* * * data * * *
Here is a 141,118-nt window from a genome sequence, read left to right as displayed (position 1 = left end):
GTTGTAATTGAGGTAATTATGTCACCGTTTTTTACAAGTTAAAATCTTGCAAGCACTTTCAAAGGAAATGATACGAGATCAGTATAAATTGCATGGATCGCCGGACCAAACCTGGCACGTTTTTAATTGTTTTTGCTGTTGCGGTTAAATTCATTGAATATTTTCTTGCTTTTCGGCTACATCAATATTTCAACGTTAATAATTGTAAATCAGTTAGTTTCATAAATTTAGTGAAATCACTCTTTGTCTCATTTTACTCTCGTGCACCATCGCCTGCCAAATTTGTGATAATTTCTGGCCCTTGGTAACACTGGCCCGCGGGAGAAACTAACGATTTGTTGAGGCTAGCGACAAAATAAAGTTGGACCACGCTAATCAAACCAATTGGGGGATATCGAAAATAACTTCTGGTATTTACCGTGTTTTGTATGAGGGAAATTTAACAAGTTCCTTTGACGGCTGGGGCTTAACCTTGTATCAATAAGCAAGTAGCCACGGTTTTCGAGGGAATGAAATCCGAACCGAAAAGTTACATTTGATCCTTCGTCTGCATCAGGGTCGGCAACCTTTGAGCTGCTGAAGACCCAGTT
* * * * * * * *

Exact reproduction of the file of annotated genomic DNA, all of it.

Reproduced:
Here is a 141,118-nt window from a genome sequence, read left to right as displayed (position 1 = left end):
GTTGTAATTGAGGTAATTATGTCACCGTTTTTTACAAGTTAAAATCTTGCAAGCACTTTCAAAGGAAATGATACGAGATCAGTATAAATTGCATGGATCGCCGGACCAAACCTGGCACGTTTTTAATTGTTTTTGCTGTTGCGGTTAAATTCATTGAATATTTTCTTGCTTTTCGGCTACATCAATATTTCAACGTTAATAATTGTAAATCAGTTAGTTTCATAAATTTAGTGAAATCACTCTTTGTCTCATTTTACTCTCGTGCACCATCGCCTGCCAAATTTGTGATAATTTCTGGCCCTTGGTAACACTGGCCCGCGGGAGAAACTAACGATTTGTTGAGGCTAGCGACAAAATAAAGTTGGACCACGCTAATCAAACCAATTGGGGGATATCGAAAATAACTTCTGGTATTTACCGTGTTTTGTATGAGGGAAATTTAACAAGTTCCTTTGACGGCTGGGGCTTAACCTTGTATCAATAAGCAAGTAGCCACGGTTTTCGAGGGAATGAAATCCGAACCGAAAAGTTACATTTGATCCTTCGTCTGCATCAGGGTCGGCAACCTTTGAGCTGCTGAAGACCCAGTT